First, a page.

|The Mad Executioners|
(Der Henker von London)
Original German Poster
|| West Germany
The Mad Executioners (Der Henker von London; another English release title The Executioner of London) is a 1963 German detective movie directed by Edwin Zbonek and based on the novel "The White Carpet" by Bryan Edgar Wallace (son of better known Edgar Wallace). A group of vigilantes that calls themselves "The Executioner of London" sentence criminals, whose deeds have not been revealed until then, to death by hanging. They use the historical executioner's rope, stolen from the museum of Scotland Yard. Inspector Hillier (Hansjörg Felmy) suspects someone who is connected with the police or the court.
The film is the third installment in the CCC Filmproduktion studio film series (1962-1972), based on the works of Bryan Edgar Wallace.
WARNING! THIS PAGE CONTAINS SPOILERS!
The following weapons were used in the film The Mad Executioners (Der Henker von London):
FN Model 1900
Several police detectives, notably Inspector John Hillier (Hansjörg Felmy), are armed with FN Model 1900 pistols. During the trial, held by "The Executioner" on certain Francois Breant, an FN Model 1900 that was used by Breant to commit a murder is shown.
"The Executioner" shows the murder weapon to Breant.
A criminal Knife Joe (Narziss Sokatscheff), disguised as "The Executioner", disarms Inspector Hillier.
A plainclothes detective holds an FN 1900 pistol.
Hillier puts his pistol back in pocket.
A Walther PPK is briefly seen in hands of a police detective.
A detective at the foreground holds a Walther PPK.
A number of handguns are used by police personnel and criminals in several scenes. These guns are seen very briefly and unclear.
Ann Barry (Maria Perschy
) takes a pocket pistol from her purse and throws it to Hillier.
The grip of the pistol is seen when Hillier catches the gun.
Knife Joe (Narziss Sokatscheff) aims his pistol at Hillier.
A pistol is seen in hands of Joe's henchman.
At the background center a detective aims his pistol at Joe's henchman who is armed with a compact revolver. At the foreground one more criminal holds a revolver.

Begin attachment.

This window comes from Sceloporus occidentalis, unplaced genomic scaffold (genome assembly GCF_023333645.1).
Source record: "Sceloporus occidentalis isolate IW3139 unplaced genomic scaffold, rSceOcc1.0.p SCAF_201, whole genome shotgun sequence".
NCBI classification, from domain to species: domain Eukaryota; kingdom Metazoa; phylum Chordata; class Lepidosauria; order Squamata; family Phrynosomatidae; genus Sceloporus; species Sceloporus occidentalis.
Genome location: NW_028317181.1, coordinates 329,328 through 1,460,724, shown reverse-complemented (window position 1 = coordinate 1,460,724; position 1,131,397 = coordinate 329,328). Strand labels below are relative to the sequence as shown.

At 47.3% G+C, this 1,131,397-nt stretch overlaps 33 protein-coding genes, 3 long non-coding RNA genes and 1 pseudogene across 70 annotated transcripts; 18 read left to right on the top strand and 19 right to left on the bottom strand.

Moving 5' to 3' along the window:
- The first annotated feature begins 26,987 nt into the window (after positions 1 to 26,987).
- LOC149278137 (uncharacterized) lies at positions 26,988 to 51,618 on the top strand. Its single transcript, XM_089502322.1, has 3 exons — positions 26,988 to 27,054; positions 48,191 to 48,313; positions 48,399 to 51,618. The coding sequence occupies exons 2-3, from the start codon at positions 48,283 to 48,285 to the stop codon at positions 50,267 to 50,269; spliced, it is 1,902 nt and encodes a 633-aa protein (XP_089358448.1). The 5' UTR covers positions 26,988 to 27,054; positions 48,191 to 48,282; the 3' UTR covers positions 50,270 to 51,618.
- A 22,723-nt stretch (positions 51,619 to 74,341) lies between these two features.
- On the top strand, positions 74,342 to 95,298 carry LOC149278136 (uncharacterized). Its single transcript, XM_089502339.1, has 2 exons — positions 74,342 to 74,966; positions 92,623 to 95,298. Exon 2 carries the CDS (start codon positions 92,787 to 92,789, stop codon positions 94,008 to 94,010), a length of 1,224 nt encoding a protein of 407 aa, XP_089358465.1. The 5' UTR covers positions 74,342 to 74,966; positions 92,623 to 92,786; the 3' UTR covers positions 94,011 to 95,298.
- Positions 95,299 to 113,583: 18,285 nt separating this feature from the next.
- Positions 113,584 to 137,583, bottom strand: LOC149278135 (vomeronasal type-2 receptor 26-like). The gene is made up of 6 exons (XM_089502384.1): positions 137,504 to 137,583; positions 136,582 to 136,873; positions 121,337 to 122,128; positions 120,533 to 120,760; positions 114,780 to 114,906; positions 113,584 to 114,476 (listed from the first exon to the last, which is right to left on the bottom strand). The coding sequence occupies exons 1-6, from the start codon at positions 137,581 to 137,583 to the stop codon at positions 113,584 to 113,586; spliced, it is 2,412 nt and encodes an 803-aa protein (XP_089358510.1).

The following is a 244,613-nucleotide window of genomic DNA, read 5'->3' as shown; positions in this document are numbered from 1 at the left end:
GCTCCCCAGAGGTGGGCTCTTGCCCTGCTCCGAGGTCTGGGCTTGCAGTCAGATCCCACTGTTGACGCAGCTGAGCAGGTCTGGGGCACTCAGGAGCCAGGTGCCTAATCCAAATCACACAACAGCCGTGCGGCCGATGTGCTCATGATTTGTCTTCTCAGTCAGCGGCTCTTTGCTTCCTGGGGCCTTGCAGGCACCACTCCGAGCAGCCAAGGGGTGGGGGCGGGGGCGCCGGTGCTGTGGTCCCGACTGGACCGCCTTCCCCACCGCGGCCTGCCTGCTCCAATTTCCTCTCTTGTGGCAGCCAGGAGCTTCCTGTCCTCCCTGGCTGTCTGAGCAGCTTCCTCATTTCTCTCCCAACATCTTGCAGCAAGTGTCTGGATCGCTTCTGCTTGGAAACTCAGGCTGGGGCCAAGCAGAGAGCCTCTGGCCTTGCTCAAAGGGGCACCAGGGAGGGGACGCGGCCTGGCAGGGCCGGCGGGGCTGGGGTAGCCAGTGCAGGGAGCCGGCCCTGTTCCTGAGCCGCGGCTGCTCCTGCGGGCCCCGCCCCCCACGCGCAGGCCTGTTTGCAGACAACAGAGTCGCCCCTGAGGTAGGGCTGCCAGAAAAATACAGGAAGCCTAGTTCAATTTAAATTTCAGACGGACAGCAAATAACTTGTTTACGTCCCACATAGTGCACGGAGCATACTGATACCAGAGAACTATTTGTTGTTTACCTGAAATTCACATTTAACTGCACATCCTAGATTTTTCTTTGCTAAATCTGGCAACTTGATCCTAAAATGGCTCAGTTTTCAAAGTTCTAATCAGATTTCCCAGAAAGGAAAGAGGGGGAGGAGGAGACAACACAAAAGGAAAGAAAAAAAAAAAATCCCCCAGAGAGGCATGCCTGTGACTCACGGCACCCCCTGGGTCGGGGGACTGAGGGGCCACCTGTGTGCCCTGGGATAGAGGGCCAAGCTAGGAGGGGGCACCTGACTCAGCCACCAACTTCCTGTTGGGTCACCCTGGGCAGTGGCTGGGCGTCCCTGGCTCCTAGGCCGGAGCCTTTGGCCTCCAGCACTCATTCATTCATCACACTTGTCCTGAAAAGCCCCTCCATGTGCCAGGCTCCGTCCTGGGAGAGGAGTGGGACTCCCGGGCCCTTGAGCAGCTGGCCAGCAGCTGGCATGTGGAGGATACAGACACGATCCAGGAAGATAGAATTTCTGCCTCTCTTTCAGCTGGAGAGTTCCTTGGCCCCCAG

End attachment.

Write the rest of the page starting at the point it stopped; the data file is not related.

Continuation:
One more criminal holds a revolver.
Chief Inspector Morel Smith (Wolfgang Preiss
) holds his pistol in the climactic scene (at the right). His gun is possibly an FN Model 1910
or one of its derivatives.
Chief Inspector Smith holds his pistol in the final scene.
A police detective holds an MP40 submachine gun during the arrest of Knife Joe's gang.
A plainclothes detective with an MP40.
PPS-43 submachine guns are seen in hands of police detectives during the arrest of the "Executioners".
PPS-43 - 7.62x25mm Tokarev
A detective holds a PPS-43.
Same detective with a PPS-43.
Rifles and Assault Rifles
During the arrest of Knife Joe's gang, L1A1 battle rifles are seen in hands of soldiers, supporting police.
L1A1 SLR, original model - 7.62x51mm NATO. Early version of the L1A1 had wood stocks, handguard and pistol grips, along with a cylindrical wood carry handle.
Soldiers with L1A1 rifles.
What looks like some version of AK is briefly seen in hands of a police detective in the climactic scene.
For reference: Type 2 AK-47 - 7.62x39mm
The typical barrel of the AK is seen.
Firearms in the Museum of Scotland Yard
A number of firearms are exhibits of the museum of Scotland Yard:
Leuchtpistole 42 Flare Pistol - 26.65mm
PPS-43 - 7.62x25mm Tokarev
PPSh-41 - 7.62x25mm Tokarev
Sturmgewehr 44 - 7.92x33mm Kurz
Three gun are seen on the wall at the left: PPS-43 on the top, PPSh-41 (without magazine) in the center, and StG 44 (without magazine and buttstock) at the bottom.
At the left: a mannequin of a gangster carries an MP40 (red 1
). To the right: an LP42, a P08 and a barrel of one more handgun are seen on the wall (red 2
). At the right: abovementioned PPS-43, PPSh-41 and StG 44 (red 3